Hydropower · Uttarakhand

Why Vishnuprayag and other Uttarakhand Hydro Projects continue to affect two years after the June 2013 disaster

In the last week of June 2015, there were widespread rains in Uttarakhand, accompanied by warning by the Dehradun Met Department. The pilgrimage to Kedarnath and Badrinath was affected with massive landslides damaging roads and bridges. But strangely there was little news about the hydropower projects. It was only when Vimalbhai informed me y’day that power generation at Vishnuprayag hydropower project has stopped that I decided to dig deeper into this issue.

Vishnuprayag HEP is shut down since June 26: I soon discovered from the daily outage reports of the Northern Regional Load Despatch Centre[1] that indeed, the power generation at the 400 MW Vishnuprayag hydropower project has come to a halt at 11.30 hours on June 26, 2015 due to “silt and stone deposited in River” as reported by NRLDC outage report of that date. It had a date when the project will restart generation: July 12, 2015. This stoppage means daily loss of at least 10 million units (MU) of power. This massive loss by any standards, but there is no reporting of this anywhere in the media! Vimalbhai says that people are unable to go near the project to ascertain what is going on there. This seems to suggest an attempt to hide what is going on at the project site? Let us see if they can keep that date. But the Vishnuprayag project authorities and the Uttarakhand government have certainly succeeded in keeping this big news under wrap!

Other HEPs also suffered in North India: I wondered, was it only the Vishnuprayag HEP that was affected by the heavy rains and landlsides on June 26, 2015? So I checked the daily power generation reports of Uttarakhand Jal Vidyut Nigam Limited[2]. Here too I found that the power generation of UJVNL’s 13 hydro projects with total capacity of 1284.85 MW had dropped to 10.5 MU, which was about half of the power that these projects were expected to generate. UJVNL power generation picked back to normal in a couple of days.

There were other projects that had suffered in early monsoon days in Uttarakhand, Jammu & Kashmir and Himachal:

  • Vishnuprayag: units 2,3 & 4 were stopped for 6 hours for “silt problem” on June 20.
  • Nathpa Jakhri: all six units of this 1500 MW project stopped for 3.5 hours on June 19 for High Silt in the river.
  • Rampur: Since 412 MW Rampur is fed by Nathpa Jakhri, the power generation here to stopped on June 19.
  • Salal: All six units were shut down for 12 hours on June 25 for “High Silt Level”
  • Dehar HEP: Five units of 165 MW each were shut down on June 5-6 for about 26 hours for “High silt level”.

This list does not contain the projects that are down for  reasons other than high silt or flooding.

Why the impacts are most severe at Vishnuprayag What is clear from the above is that while many other projects suffered the impacts of initial monsoon weeks in North India this year, the impacts are most prolonged and severe at Vishnuprayag. This is because the silt and boulders that have entered the reservoir and tunnels of the VHEP are those that have been left behind by the flood disaster of June 2013 in the upstream. And the VHEP’s wrong operation in June 2013 is partly responsible for this debris still remaining on the upstream riverbed, since the closed gates of the dam during the disaster ensured that not only the VHEP reservoir was filled up with the boulders, but a large part of the debris remained in the riverbed upstream. As a petition filed in the National Green Tribunal by Vimalbhai has contended, the VHEP authorities were actually dumping the debris back into the riverbed in the downstream after the June 2013 disaster, which would not only affect the river and its carrying capacity, it would invite disaster for future. They are likely to be doing the same again. Unfortunately, since NGT or MoEF or Uttarakhand govt did not take ANY steps to deter the VHEP owners in 2013 from dumping the debris in the riverbed, they would be doing the same again this time.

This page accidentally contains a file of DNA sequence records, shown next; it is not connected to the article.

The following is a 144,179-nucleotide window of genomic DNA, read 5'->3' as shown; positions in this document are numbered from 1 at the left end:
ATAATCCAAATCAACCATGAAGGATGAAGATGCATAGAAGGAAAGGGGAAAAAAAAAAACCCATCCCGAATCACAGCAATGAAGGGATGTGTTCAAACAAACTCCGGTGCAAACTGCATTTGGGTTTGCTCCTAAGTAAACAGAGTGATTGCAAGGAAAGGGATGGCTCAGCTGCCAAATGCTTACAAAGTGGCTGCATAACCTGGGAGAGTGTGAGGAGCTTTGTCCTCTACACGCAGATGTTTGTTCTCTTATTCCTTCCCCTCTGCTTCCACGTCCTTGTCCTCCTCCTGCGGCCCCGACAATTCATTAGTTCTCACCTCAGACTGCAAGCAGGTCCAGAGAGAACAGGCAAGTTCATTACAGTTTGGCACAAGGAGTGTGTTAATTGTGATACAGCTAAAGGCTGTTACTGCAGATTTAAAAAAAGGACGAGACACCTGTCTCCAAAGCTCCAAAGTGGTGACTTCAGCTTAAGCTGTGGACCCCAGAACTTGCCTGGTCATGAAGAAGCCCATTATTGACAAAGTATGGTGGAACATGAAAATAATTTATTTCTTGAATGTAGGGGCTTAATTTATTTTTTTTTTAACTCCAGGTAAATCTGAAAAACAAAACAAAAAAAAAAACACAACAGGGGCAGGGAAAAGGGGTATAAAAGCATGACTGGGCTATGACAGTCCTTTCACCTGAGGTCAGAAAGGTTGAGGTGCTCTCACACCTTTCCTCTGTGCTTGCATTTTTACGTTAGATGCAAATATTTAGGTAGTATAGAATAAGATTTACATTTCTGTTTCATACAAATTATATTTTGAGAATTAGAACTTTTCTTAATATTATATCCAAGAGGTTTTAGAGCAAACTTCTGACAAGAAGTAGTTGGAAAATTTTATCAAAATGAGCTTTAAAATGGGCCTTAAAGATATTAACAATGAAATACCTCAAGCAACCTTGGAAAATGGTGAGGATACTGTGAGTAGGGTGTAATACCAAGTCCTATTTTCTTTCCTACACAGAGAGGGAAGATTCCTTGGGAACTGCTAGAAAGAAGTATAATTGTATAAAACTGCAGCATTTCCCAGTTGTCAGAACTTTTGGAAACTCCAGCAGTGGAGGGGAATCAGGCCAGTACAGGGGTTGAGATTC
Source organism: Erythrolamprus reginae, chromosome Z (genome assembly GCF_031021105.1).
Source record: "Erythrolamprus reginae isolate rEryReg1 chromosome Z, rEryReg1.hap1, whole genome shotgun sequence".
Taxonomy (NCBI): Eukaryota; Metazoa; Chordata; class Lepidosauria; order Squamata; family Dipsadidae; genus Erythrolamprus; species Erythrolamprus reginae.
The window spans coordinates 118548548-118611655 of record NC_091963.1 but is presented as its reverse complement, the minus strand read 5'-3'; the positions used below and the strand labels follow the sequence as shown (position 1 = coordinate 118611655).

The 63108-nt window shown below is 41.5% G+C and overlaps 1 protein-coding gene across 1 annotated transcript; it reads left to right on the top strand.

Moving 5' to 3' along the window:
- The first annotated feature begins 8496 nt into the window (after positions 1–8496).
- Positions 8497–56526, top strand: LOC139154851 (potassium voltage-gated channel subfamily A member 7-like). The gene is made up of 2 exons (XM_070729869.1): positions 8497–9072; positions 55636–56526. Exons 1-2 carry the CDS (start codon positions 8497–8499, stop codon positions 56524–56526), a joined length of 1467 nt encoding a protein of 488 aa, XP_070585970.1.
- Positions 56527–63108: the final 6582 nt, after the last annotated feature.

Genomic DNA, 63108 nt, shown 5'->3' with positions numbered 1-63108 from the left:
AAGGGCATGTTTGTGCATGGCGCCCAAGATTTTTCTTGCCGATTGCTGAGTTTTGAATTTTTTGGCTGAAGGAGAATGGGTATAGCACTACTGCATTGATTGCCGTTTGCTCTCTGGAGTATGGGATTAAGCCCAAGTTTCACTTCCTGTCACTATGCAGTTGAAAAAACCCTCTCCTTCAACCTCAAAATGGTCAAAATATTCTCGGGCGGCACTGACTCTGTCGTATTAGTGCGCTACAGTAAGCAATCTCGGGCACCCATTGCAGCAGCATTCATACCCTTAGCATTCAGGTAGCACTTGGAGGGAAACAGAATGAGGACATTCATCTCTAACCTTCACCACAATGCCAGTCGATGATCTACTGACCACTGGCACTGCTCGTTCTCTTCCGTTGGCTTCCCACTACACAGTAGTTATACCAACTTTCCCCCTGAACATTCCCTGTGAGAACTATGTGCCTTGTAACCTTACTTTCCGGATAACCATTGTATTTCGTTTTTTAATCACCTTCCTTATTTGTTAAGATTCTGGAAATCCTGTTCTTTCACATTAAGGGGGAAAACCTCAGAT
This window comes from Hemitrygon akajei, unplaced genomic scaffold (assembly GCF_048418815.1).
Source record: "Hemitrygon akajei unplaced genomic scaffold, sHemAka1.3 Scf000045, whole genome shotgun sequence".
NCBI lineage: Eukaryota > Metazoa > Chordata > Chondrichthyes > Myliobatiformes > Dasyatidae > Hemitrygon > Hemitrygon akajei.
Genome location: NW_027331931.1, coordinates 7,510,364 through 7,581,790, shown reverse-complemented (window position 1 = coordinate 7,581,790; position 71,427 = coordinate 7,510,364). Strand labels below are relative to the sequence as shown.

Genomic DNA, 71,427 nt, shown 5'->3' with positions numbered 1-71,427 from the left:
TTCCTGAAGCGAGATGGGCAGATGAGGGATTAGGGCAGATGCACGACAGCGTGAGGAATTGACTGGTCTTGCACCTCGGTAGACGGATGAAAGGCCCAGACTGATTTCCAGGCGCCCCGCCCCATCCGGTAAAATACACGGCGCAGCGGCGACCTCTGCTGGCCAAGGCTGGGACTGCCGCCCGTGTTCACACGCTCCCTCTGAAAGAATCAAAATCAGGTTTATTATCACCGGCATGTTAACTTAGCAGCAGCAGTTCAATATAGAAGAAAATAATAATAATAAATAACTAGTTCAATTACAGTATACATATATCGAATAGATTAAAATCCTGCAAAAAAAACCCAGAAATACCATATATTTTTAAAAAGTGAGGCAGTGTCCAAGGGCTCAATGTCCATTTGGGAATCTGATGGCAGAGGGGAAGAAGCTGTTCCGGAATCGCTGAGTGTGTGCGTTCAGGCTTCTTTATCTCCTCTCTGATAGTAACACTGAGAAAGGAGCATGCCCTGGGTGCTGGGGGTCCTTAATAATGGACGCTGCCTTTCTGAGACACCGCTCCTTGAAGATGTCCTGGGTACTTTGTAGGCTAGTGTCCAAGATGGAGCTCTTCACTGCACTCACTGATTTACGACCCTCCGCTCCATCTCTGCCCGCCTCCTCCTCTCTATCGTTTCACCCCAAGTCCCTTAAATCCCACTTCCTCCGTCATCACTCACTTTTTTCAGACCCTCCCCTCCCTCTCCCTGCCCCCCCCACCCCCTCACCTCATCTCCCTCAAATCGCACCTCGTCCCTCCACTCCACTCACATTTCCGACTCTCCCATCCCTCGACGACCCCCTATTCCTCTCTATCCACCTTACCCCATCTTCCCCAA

The Vishnuprayag project stopped generating power on June 16, 2013. It restarted generating power only on April 12, 2014. It again had to be stopped a couple of times in 2014. In Financial year 2013-14, it generated 437.9 MU power, down from 1877.38 MU the previous year. In 2014-15 the generation bounced back to 1816.31 MU in spite of lower than normal generation in April and May 2014. The project owner has been trying to sell the project, but is not getting any buyers. At one stage even UJVNL toyed with the idea of buying it, but decided against it for lack of finances. The project must be made to release environment flows on the lines of the environment flows assessed by March 2015 report of MoWR and MoEF (for details see: https://sandrp.wordpress.com/2015/04/15/mowr-report-on-assessment-of-e-flows-is-welcome-needs-urgent-implementation/).